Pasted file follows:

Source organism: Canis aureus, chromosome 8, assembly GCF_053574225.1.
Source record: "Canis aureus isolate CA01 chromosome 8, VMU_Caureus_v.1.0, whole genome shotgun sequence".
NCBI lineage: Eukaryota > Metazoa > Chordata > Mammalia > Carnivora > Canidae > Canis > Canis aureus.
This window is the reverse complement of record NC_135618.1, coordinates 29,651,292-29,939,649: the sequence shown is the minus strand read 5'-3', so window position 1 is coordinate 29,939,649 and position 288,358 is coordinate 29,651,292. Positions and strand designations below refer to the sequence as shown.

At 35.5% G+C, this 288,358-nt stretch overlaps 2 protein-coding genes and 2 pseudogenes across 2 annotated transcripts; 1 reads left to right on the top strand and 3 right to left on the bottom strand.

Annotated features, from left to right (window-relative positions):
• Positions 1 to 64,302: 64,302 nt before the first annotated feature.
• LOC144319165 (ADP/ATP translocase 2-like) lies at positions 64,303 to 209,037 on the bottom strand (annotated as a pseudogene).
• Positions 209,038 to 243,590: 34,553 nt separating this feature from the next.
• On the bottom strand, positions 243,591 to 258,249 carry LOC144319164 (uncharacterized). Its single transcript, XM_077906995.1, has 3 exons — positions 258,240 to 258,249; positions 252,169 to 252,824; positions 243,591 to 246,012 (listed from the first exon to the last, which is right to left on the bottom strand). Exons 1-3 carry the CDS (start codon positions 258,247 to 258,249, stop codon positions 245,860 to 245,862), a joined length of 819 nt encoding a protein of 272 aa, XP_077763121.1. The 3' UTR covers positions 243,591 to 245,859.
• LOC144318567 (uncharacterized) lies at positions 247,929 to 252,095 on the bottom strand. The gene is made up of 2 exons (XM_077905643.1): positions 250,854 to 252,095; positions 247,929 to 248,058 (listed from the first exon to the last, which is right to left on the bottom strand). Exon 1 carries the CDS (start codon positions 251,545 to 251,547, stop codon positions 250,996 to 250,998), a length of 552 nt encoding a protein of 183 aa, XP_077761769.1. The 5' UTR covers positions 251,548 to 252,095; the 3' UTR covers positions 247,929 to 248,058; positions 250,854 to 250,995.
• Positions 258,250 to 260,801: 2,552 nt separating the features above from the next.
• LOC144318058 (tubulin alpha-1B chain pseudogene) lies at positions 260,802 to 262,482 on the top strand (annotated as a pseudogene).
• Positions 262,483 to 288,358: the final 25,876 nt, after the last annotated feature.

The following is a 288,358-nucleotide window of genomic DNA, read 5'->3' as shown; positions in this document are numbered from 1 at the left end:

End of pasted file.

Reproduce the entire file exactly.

Source organism: Canis aureus, chromosome 8, assembly GCF_053574225.1.
Source record: "Canis aureus isolate CA01 chromosome 8, VMU_Caureus_v.1.0, whole genome shotgun sequence".
NCBI lineage: Eukaryota > Metazoa > Chordata > Mammalia > Carnivora > Canidae > Canis > Canis aureus.
This window is the reverse complement of record NC_135618.1, coordinates 29,651,292-29,939,649: the sequence shown is the minus strand read 5'-3', so window position 1 is coordinate 29,939,649 and position 288,358 is coordinate 29,651,292. Positions and strand designations below refer to the sequence as shown.

At 35.5% G+C, this 288,358-nt stretch overlaps 2 protein-coding genes and 2 pseudogenes across 2 annotated transcripts; 1 reads left to right on the top strand and 3 right to left on the bottom strand.

Annotated features, from left to right (window-relative positions):
• Positions 1 to 64,302: 64,302 nt before the first annotated feature.
• LOC144319165 (ADP/ATP translocase 2-like) lies at positions 64,303 to 209,037 on the bottom strand (annotated as a pseudogene).
• Positions 209,038 to 243,590: 34,553 nt separating this feature from the next.
• On the bottom strand, positions 243,591 to 258,249 carry LOC144319164 (uncharacterized). Its single transcript, XM_077906995.1, has 3 exons — positions 258,240 to 258,249; positions 252,169 to 252,824; positions 243,591 to 246,012 (listed from the first exon to the last, which is right to left on the bottom strand). Exons 1-3 carry the CDS (start codon positions 258,247 to 258,249, stop codon positions 245,860 to 245,862), a joined length of 819 nt encoding a protein of 272 aa, XP_077763121.1. The 3' UTR covers positions 243,591 to 245,859.
• LOC144318567 (uncharacterized) lies at positions 247,929 to 252,095 on the bottom strand. The gene is made up of 2 exons (XM_077905643.1): positions 250,854 to 252,095; positions 247,929 to 248,058 (listed from the first exon to the last, which is right to left on the bottom strand). Exon 1 carries the CDS (start codon positions 251,545 to 251,547, stop codon positions 250,996 to 250,998), a length of 552 nt encoding a protein of 183 aa, XP_077761769.1. The 5' UTR covers positions 251,548 to 252,095; the 3' UTR covers positions 247,929 to 248,058; positions 250,854 to 250,995.
• Positions 258,250 to 260,801: 2,552 nt separating the features above from the next.
• LOC144318058 (tubulin alpha-1B chain pseudogene) lies at positions 260,802 to 262,482 on the top strand (annotated as a pseudogene).
• Positions 262,483 to 288,358: the final 25,876 nt, after the last annotated feature.

The following is a 288,358-nucleotide window of genomic DNA, read 5'->3' as shown; positions in this document are numbered from 1 at the left end: